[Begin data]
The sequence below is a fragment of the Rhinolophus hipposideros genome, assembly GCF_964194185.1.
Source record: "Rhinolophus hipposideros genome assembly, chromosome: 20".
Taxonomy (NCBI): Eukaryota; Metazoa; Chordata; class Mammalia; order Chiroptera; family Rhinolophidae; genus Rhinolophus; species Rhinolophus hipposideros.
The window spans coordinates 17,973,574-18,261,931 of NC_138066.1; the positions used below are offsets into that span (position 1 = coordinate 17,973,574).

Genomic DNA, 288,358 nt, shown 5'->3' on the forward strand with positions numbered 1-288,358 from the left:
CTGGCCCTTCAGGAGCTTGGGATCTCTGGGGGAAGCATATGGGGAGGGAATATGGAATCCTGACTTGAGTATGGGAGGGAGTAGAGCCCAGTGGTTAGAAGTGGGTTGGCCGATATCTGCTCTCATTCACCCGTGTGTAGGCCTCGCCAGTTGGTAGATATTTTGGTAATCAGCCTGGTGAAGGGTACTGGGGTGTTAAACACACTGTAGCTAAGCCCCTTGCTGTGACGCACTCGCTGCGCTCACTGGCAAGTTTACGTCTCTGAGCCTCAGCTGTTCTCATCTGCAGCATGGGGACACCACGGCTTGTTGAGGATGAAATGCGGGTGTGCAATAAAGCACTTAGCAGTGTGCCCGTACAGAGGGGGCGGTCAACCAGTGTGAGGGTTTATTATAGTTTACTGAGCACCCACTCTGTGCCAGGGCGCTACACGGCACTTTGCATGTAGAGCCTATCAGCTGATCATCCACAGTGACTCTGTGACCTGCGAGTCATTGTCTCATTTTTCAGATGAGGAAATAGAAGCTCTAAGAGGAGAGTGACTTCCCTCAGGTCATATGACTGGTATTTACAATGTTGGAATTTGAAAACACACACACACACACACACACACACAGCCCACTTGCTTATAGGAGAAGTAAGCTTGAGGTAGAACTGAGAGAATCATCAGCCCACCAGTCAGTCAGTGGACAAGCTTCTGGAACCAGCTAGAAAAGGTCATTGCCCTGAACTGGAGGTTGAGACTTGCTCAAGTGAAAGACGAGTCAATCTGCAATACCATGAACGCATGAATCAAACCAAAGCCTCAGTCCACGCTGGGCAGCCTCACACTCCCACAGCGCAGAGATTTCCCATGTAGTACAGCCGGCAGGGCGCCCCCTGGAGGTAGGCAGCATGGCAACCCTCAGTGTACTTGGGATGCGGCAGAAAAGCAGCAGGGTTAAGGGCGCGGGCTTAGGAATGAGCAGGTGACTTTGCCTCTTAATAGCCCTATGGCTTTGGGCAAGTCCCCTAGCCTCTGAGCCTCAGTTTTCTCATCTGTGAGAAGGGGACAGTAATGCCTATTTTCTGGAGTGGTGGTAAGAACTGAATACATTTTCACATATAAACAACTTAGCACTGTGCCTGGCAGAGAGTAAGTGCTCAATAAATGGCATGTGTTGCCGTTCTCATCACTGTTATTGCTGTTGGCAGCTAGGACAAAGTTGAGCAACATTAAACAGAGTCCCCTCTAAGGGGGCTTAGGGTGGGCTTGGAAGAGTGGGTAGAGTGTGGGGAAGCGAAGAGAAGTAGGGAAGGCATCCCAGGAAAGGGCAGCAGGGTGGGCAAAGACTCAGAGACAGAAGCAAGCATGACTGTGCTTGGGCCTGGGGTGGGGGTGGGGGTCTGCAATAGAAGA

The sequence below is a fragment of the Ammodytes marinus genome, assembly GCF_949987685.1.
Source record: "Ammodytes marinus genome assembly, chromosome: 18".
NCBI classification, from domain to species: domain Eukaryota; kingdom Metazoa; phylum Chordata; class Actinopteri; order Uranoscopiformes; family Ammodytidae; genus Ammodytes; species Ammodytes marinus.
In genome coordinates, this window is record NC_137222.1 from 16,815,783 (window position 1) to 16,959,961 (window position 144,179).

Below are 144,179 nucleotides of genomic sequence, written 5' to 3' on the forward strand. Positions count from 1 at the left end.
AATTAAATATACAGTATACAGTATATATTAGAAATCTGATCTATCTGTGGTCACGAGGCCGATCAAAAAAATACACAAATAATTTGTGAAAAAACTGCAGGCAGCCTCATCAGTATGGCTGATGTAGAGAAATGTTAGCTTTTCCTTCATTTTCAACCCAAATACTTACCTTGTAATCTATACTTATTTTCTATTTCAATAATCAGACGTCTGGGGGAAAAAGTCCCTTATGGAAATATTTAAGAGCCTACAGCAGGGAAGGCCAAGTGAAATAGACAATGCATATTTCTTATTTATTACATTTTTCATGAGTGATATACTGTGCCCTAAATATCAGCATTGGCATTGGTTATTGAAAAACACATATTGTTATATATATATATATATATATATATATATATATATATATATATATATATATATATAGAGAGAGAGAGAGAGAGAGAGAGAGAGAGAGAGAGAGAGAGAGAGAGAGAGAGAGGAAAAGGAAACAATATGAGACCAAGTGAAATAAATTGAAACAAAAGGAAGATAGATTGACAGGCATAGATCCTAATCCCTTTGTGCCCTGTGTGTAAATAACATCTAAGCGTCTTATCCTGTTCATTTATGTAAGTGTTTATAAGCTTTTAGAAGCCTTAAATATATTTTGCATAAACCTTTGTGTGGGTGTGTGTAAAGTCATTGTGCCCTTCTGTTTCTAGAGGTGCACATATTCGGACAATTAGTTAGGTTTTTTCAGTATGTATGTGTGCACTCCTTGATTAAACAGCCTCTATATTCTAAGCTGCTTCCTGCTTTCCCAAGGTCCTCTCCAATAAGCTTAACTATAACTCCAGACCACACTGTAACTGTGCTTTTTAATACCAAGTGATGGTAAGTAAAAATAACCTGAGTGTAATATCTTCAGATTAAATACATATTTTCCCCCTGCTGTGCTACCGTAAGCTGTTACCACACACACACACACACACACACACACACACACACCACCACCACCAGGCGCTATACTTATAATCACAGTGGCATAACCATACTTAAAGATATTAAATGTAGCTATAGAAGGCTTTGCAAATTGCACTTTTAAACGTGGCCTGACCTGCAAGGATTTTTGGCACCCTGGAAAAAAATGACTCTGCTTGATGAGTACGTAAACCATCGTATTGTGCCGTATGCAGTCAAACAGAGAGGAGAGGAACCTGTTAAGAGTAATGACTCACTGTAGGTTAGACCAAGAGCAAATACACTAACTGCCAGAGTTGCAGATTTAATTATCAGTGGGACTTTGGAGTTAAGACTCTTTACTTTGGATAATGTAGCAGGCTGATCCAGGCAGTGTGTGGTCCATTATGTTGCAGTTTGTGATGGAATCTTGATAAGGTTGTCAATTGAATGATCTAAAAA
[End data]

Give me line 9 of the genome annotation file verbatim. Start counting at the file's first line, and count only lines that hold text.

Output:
NCBI classification, from domain to species: domain Eukaryota; kingdom Metazoa; phylum Chordata; class Actinopteri; order Uranoscopiformes; family Ammodytidae; genus Ammodytes; species Ammodytes marinus.